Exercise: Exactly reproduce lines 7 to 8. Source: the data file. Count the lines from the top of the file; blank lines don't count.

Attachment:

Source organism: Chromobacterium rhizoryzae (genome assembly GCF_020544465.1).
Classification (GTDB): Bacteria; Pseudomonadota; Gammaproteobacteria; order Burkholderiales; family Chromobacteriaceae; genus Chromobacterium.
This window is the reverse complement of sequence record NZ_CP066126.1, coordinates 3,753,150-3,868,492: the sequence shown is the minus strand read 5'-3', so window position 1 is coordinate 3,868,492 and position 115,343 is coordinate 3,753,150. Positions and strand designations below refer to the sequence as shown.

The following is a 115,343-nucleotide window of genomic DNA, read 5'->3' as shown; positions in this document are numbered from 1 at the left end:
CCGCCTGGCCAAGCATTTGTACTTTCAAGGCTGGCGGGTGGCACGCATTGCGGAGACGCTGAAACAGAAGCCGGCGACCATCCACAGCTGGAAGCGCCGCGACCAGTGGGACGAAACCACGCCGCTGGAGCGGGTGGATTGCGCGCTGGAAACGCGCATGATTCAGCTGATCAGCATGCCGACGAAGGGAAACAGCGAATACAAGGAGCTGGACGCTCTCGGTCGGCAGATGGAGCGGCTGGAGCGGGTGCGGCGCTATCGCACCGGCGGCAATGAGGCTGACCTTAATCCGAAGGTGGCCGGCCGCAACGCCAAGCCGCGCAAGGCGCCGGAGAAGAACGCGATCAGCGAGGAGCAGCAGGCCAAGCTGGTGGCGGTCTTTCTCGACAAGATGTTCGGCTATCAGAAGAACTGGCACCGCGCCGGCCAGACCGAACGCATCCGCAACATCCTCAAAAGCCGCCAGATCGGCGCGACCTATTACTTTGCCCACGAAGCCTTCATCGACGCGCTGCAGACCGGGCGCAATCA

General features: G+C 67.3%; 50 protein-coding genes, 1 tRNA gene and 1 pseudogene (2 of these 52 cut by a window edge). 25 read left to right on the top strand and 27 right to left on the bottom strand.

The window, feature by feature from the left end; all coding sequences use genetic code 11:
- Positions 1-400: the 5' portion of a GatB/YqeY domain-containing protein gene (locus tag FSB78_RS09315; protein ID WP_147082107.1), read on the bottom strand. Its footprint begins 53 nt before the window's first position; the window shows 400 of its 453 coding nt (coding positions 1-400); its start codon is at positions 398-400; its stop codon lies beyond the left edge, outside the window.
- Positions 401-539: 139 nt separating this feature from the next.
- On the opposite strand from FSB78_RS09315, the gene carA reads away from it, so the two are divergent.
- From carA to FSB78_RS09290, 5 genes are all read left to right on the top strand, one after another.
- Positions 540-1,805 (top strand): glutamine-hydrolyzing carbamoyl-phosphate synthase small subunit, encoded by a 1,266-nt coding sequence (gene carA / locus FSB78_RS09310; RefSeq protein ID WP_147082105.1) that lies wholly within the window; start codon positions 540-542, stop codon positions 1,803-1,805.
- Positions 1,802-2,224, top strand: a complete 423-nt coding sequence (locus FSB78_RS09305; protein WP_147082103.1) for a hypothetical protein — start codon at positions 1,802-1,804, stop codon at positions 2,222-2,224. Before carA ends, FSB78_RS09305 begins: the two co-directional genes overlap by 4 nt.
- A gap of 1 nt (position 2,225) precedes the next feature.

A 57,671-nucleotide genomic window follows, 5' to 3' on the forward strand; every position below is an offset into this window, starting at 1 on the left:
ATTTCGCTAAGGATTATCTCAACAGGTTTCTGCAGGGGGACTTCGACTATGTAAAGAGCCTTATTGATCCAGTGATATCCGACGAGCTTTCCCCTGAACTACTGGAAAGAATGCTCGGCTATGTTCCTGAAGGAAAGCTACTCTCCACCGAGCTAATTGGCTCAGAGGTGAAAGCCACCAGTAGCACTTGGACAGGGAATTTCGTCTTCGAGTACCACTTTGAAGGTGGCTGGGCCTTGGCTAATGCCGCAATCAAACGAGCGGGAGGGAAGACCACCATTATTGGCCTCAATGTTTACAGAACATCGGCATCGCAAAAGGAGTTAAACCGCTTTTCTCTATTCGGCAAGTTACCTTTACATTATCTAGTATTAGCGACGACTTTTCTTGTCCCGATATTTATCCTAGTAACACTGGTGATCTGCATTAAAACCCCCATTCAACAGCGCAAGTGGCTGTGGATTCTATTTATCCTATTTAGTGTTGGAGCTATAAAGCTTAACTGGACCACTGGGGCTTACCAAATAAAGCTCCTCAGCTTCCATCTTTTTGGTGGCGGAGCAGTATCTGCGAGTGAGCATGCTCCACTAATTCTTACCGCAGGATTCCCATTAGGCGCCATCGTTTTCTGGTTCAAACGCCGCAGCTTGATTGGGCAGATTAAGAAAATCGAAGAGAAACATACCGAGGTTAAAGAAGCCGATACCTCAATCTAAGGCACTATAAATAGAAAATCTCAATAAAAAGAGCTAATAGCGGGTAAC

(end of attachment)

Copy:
The window, feature by feature from the left end; all coding sequences use genetic code 11:
- Positions 1-400: the 5' portion of a GatB/YqeY domain-containing protein gene (locus tag FSB78_RS09315; protein ID WP_147082107.1), read on the bottom strand. Its footprint begins 53 nt before the window's first position; the window shows 400 of its 453 coding nt (coding positions 1-400); its start codon is at positions 398-400; its stop codon lies beyond the left edge, outside the window.